New Fire

'Am I Indian?': A young man's journey to reclaim identity

Growing up in foster care, Matthew Shorting knew that he was was Indigenous but didn't have any other details. So, on a visit with his biological mom, he had to ask an awkward question.
Matthew Shorting at Children of the Earth High School in Winnipeg. (CBC / Andrew Friesen)

Growing up, Matthew Shorting knew that he was Indigenous — but didn't know much more than that. 

At two months old, he was placed in foster care. He moved from home to home, eventually becoming a permanent ward of the child welfare system in Manitoba.

Shorting said that none of his foster parents taught him about his Indigenous identity. So when he was 13 years old, he visited his biological mother and asked her a tough question.

"Am I Indian?"

Shorting told New Fire that his mother looked shocked, but laughed and responded, "well, what did you think you were?".

"I felt very lost at that point," said Shorting, "because I was reaching out to figure out what this identity was."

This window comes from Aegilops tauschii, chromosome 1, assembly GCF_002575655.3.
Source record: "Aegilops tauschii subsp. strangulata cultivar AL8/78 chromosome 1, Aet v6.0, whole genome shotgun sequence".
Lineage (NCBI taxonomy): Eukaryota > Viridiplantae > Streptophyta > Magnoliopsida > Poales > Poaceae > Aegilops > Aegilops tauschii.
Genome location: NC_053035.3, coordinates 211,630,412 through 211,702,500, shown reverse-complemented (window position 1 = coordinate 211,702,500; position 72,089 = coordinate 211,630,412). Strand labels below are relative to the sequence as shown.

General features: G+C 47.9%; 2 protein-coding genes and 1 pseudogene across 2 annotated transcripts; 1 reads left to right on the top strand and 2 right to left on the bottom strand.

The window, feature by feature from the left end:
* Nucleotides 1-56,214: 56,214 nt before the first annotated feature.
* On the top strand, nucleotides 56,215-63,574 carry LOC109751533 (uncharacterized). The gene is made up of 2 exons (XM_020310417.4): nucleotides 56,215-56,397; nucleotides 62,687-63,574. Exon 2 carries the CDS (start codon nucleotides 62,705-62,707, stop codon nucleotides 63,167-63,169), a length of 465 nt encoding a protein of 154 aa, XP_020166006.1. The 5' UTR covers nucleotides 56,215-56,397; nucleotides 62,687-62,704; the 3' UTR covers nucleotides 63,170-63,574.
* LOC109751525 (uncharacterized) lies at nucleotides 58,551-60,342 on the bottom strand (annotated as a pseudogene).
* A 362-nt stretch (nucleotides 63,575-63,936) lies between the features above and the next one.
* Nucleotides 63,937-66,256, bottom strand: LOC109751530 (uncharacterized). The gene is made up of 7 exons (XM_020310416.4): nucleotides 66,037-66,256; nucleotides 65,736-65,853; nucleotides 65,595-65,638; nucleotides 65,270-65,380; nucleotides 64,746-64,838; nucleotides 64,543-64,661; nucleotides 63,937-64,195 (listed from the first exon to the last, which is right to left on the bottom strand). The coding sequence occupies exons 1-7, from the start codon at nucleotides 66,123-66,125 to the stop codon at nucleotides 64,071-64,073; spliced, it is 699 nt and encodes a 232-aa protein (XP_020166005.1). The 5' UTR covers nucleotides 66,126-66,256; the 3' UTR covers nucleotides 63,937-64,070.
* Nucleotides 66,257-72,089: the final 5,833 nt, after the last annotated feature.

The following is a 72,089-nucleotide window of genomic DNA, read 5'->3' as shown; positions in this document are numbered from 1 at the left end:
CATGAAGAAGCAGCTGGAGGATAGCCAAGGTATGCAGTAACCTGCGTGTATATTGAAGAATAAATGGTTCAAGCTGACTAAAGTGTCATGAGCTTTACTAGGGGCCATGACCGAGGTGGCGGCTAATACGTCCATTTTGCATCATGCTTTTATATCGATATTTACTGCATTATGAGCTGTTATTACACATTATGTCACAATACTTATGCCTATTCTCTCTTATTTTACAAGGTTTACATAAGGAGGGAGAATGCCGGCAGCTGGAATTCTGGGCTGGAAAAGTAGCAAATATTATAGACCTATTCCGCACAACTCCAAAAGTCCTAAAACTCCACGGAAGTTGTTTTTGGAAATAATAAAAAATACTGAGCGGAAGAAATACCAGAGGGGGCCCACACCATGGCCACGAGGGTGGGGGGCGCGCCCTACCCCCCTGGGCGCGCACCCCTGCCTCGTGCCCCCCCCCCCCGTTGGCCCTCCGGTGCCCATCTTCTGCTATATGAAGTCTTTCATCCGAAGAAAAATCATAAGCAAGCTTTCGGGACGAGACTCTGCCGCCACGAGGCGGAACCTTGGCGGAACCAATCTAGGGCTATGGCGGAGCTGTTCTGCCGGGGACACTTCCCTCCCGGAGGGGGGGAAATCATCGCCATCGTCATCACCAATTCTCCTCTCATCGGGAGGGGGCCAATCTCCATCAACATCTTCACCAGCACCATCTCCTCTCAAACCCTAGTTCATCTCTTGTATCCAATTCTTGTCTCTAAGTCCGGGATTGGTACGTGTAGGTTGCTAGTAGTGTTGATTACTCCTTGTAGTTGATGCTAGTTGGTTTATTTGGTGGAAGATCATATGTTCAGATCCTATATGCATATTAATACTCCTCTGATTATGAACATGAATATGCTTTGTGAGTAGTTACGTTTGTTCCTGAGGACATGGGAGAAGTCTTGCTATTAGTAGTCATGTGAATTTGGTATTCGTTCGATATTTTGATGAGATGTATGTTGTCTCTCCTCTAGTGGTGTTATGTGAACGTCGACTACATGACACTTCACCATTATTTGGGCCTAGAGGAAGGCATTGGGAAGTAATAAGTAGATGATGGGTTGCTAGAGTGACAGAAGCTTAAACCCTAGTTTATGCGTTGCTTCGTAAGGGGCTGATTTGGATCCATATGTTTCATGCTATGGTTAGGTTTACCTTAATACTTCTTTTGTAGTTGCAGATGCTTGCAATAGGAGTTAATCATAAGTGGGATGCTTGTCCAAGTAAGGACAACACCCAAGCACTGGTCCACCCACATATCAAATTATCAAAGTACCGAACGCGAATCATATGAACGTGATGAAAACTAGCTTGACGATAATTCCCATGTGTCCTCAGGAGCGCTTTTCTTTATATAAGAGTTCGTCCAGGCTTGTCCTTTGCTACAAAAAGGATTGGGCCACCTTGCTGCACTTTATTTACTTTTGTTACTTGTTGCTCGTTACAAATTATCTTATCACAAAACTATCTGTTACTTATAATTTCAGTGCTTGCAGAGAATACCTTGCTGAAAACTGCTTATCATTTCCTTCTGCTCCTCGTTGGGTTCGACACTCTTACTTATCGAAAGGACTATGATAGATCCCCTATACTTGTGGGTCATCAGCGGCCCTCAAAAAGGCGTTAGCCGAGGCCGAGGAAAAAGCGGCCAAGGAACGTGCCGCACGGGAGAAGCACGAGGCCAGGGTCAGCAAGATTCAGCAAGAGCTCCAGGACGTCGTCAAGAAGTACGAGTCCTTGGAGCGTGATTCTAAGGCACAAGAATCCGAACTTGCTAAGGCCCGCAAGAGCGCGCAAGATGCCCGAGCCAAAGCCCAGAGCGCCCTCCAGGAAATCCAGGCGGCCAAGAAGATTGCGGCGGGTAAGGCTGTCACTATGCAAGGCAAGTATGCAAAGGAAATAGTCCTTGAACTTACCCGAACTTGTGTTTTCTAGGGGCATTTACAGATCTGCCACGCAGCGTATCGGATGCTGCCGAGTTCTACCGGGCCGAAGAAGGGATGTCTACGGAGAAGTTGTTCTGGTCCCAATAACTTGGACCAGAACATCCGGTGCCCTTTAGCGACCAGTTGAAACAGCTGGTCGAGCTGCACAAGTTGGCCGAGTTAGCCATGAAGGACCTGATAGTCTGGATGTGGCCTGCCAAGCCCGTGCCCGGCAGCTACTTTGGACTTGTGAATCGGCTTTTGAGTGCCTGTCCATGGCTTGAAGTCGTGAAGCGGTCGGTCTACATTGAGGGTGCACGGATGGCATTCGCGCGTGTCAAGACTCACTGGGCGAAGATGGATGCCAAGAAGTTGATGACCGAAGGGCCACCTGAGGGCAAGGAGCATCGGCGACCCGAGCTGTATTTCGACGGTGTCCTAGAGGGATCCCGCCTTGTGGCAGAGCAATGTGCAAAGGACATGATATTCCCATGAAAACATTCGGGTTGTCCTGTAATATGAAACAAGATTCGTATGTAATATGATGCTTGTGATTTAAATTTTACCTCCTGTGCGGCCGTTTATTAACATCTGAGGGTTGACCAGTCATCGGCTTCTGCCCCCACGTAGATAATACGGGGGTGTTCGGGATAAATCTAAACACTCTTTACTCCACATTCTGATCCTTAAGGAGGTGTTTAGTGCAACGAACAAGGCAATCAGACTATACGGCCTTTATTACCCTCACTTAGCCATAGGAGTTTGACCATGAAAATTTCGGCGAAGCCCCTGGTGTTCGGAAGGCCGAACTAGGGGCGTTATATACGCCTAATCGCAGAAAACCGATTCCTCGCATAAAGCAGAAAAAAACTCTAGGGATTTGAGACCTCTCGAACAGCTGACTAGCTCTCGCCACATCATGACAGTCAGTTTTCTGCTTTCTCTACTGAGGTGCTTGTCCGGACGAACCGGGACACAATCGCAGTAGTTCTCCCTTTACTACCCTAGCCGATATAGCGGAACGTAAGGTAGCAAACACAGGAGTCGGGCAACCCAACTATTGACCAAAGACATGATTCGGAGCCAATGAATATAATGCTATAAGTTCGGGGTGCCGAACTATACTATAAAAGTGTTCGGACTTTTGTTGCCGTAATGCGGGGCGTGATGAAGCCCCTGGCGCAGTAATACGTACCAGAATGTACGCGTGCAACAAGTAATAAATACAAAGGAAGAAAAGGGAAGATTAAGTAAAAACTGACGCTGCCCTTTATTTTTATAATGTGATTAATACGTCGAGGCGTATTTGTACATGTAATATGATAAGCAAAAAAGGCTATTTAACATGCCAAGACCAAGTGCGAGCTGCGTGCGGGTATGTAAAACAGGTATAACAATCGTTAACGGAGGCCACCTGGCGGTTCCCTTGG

It wasn't until high school that he had the opportunity to learn more. Shorting attended Children Of The Earth in Winnipeg's North End. It offers students a chance to learn about culture through ceremony and Indigenous-focused curriculum.

Lisa Charleyboy and Matthew Shorting look at graduation photos. (CBC / Andrew Friesen)

Attending the school was Shorting's first time being surrounded by Indigenous people. It also gave him his first opportunity to attend a sweat lodge ceremony.

"I went into that lodge, and I felt that connection," said Shorting. 

"It was really interesting... they were praying for kids in care. They were praying for our people. And all along, all of those years, I never knew that there were people praying for me. I fell in love with it."